Richard Snow, Scribner, 385 pages, $30. Those who knew Walt Disney often described him as an uncomplicated man of conventional 20th-century sensibilities: a lover of model trains, farm animals, lunch-wagon food, hard work, evening belts of scotch and endless Chesterfield cigarettes. One of his rituals upon coming home from his movie studio was feeding his poodle, Duchess, a cold frankfurter, or “wienie,” by leading her from room to room while throwing pieces on the floor. When he was designing what is arguably one of America’s great physical masterpieces, Disneyland, he explained that he wanted to coax visitors through the park with a series of visual delights that he called “wienies”: Sleeping Beauty Castle, the Moonliner, the Mark Twain riverboat, the carefully riotous verdure of the Jungle Cruise. The clockwork of the park — and to some extent, the personality of the man who created it — receives an expert inspection in Richard Snow’s new history “Disney’s Land.” This is primarily a construction saga, albeit a highly readable one set in an anxious nation that didn’t know it needed Disneyland until Walt provided it. What America didn’t lack in the 1950s was industrial capability, engineering know-how and World War II logistical experience. Disney commandeered all of it. He was a generous kind of authoritarian; the park was indisputably his own vision, but he encouraged free-flowing creativity from below. Snow also includes remembrances of the Disneyland from his childhood, although they seem distractingly lodged in place.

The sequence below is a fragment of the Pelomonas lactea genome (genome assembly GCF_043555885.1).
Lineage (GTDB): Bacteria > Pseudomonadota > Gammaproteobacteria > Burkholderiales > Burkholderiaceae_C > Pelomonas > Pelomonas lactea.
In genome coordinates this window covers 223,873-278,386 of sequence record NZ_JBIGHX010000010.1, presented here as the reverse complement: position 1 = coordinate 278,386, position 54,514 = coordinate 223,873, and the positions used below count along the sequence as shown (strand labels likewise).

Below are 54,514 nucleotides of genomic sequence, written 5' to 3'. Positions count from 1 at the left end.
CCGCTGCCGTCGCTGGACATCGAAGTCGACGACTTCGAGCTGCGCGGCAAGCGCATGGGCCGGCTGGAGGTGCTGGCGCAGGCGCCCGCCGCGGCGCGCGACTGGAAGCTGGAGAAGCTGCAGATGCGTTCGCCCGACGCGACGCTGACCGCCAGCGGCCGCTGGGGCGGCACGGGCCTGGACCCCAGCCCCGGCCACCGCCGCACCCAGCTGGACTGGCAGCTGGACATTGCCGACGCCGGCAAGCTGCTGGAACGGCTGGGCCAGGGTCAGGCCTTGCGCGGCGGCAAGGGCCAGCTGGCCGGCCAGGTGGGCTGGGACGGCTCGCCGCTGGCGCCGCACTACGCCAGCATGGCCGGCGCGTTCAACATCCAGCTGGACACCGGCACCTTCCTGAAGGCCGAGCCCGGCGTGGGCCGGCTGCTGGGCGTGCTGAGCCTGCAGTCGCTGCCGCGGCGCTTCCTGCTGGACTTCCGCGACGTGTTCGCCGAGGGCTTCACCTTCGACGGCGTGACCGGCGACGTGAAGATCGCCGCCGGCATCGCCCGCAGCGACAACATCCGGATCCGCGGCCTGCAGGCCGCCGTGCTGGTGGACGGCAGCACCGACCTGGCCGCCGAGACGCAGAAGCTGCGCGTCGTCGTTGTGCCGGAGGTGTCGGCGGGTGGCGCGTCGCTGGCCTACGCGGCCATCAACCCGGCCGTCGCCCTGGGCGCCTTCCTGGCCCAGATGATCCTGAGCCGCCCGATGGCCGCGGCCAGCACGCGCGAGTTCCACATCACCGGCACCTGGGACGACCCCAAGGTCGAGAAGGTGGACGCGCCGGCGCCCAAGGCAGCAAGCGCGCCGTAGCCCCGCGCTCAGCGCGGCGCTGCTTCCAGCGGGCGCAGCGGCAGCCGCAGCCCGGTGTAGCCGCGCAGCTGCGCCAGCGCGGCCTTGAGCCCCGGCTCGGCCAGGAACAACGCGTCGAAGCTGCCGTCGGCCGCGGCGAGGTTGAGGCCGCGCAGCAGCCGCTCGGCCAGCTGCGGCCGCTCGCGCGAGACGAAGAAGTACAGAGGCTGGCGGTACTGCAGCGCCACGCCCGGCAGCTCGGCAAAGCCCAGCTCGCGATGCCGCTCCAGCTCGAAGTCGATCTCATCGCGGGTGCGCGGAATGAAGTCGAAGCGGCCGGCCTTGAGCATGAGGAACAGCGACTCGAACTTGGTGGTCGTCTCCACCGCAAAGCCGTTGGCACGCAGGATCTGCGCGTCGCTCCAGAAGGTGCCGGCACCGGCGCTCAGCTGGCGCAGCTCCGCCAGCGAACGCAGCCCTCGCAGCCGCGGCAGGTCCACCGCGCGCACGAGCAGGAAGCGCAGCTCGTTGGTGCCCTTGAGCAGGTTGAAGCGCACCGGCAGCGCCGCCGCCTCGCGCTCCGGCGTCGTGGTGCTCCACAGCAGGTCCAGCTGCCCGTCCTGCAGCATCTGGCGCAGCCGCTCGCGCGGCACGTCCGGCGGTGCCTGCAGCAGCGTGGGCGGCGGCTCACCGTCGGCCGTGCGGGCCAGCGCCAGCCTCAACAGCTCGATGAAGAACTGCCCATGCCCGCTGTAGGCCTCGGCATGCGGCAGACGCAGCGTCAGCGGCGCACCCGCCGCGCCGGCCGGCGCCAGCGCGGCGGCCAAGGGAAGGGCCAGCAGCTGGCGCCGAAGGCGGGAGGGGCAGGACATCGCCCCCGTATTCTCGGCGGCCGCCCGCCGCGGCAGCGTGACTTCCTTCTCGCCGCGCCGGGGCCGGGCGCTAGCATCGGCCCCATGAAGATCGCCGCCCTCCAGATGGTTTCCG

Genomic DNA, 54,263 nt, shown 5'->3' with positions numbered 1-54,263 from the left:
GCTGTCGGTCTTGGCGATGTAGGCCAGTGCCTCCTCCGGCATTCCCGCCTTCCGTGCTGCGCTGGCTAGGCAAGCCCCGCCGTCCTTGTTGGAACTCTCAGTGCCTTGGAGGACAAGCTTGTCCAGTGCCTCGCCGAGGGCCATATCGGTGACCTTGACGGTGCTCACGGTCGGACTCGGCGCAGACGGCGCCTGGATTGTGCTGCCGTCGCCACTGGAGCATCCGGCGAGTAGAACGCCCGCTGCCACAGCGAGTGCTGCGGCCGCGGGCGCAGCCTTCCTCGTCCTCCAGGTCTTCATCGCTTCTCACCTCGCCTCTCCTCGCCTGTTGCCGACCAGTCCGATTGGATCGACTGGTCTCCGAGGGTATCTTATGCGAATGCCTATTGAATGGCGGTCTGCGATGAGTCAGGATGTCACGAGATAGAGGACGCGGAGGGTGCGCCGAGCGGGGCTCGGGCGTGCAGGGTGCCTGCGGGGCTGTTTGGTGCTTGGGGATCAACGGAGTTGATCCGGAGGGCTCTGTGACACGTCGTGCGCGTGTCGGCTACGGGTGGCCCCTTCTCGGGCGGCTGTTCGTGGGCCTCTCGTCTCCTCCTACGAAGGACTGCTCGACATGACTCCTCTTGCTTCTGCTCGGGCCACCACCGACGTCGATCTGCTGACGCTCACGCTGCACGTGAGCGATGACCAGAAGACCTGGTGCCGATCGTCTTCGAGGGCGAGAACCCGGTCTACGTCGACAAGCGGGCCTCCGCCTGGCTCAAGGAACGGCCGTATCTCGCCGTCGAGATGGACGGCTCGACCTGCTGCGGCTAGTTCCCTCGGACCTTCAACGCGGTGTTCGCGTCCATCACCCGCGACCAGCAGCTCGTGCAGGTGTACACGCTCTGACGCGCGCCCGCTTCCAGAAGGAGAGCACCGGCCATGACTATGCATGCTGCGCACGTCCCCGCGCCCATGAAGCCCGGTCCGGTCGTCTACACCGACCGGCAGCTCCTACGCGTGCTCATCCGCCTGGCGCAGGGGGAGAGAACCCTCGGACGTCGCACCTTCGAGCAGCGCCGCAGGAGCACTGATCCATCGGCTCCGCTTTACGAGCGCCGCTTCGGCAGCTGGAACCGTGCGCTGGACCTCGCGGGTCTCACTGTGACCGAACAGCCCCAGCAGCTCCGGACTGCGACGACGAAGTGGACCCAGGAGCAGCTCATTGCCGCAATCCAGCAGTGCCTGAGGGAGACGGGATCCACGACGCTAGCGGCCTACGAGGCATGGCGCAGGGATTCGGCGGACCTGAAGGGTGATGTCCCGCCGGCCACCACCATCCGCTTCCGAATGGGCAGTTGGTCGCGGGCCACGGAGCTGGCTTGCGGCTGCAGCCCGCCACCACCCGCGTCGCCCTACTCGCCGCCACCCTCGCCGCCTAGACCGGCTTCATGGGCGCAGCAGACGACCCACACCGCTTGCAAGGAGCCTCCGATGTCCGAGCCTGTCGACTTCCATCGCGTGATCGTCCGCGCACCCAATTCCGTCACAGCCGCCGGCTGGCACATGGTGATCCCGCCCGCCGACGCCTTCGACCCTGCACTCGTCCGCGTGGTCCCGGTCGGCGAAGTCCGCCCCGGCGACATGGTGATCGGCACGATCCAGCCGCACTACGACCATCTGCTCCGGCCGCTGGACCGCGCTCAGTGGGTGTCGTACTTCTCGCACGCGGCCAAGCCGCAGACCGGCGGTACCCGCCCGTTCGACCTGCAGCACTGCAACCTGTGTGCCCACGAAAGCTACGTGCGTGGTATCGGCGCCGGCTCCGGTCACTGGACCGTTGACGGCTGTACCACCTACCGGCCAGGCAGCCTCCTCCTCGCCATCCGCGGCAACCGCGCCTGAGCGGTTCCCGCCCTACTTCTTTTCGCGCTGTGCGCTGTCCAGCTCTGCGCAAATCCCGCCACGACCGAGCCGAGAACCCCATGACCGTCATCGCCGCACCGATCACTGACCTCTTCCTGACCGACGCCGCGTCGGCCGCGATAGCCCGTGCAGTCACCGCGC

NEW YORK TIMES